CAPS Screening Aids
ITP also develops screening aids to support the CAPS community in identifying target and non-target pests during domestic surveys. CAPS screening aids are specifically designed for people screening traps from state surveys, with a simple, standardized format for ease of use.

imageID is a searchable online collection of high-quality images of plant pest taxa of concern to PPQ, with the ultimate purpose of expediting the movement of cargo. imageID is an ongoing collaboration with PPQ’s National Identification Services and Field Operations, serving as the central repository where PPQ identifiers at ports of entry and Plant Inspection Stations can quickly access images and information to support efficient identification of intercepted pests.

Search IDaids
Search IDaids is a searchable collection of vetted identification resources gathered from across the Internet. The collection includes many types of identification resources, and all groups of plant pests are represented. ITP’s IDaids are linked with other PPQ applications to allow users to quickly find ID support resources for pests of concern. Search IDaids also includes a section specifically for PPQ identifiers, where they can house and share their literature libraries and training resources. Search IDaids can be found at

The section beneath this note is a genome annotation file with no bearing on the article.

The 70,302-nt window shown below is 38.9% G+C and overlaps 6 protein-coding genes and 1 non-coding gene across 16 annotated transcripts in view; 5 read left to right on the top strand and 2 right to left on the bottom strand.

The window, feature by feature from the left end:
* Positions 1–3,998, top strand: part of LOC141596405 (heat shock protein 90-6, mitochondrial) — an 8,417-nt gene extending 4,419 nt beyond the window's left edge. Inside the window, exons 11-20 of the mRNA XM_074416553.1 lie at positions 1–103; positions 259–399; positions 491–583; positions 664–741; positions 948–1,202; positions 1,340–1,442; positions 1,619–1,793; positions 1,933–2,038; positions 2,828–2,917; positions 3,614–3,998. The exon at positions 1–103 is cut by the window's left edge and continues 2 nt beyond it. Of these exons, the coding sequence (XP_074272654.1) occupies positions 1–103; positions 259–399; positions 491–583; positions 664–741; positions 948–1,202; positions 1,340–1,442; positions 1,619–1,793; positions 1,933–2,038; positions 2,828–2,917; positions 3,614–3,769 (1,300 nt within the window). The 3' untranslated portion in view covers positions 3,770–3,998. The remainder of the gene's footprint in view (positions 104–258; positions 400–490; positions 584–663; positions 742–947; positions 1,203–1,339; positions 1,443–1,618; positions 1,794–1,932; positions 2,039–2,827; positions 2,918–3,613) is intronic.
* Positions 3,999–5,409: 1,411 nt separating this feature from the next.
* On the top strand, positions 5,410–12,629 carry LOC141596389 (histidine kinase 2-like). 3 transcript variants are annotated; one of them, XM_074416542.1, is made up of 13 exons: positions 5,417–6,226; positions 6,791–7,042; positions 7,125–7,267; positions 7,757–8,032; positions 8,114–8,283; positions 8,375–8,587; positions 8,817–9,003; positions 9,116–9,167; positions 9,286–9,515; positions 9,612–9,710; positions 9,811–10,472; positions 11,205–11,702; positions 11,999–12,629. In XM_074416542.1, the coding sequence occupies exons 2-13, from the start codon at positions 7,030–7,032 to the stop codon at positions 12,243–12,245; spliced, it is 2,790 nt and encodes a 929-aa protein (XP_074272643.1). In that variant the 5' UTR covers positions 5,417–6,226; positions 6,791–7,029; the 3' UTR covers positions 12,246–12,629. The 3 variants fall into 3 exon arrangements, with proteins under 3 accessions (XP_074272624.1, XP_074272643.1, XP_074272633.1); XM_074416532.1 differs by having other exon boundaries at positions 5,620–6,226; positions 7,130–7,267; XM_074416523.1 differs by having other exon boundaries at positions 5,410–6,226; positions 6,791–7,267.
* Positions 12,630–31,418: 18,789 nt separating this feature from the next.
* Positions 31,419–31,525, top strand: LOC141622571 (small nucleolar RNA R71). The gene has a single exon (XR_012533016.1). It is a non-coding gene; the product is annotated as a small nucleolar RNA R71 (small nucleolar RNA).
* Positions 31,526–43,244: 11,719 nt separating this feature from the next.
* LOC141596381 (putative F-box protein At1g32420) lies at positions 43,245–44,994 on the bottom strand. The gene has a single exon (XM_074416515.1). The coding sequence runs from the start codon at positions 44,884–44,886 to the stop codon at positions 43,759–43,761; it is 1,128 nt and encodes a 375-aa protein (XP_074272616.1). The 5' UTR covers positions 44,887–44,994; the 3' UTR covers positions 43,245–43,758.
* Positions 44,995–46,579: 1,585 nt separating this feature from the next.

Data management and product development
ITP manages all of the data behind each of these products with customized data entry applications. ITP’s clients and cooperators help to maintain the data, and use ITP’s product development interfaces to leverage ITP’s data to create and share identification resources.

ITP Molecular Laboratory

Old World bollworm
The Fort Collins lab has managed the Old World bollworm (OWB) molecular program since this invasive pest was first detected in Brazil in 2013. Although this species has not established in the US, larvae are routinely intercepted on commodities from various locations in the New World. ITP develops molecular assays to identify larvae intercepted at ports of entry and adults found while screening OWB traps for the CAPS program.

Lepidoptera diagnostics and research
ITP performs molecular research on a variety of other moth pests in addition to OWB. These include other species closely related to OWB, a variety of important pests in the same family (Noctuidae), and pest species in other families (Tortricidae, Gelechiidae). ITP develops rapid assays to identify both adults and larvae of invasive pests using DNA, uses molecular methods to improve morphological identifications, and conducts taxonomic work including full systematic revisions that allow for the correct identification of pests and related species.

Digital PCR
Droplet digital PCR is a method that allows for detection of target DNA sequences at levels much lower than is possible with other methods. Using this technology, ITP has produced molecular assays that are capable of detecting a single target individual in a trap full of up to 1,000 non-targets. These methods have been applied to screening OWB traps for the CAPS program, and similar methods have been developed for other species of moths and bark beetles.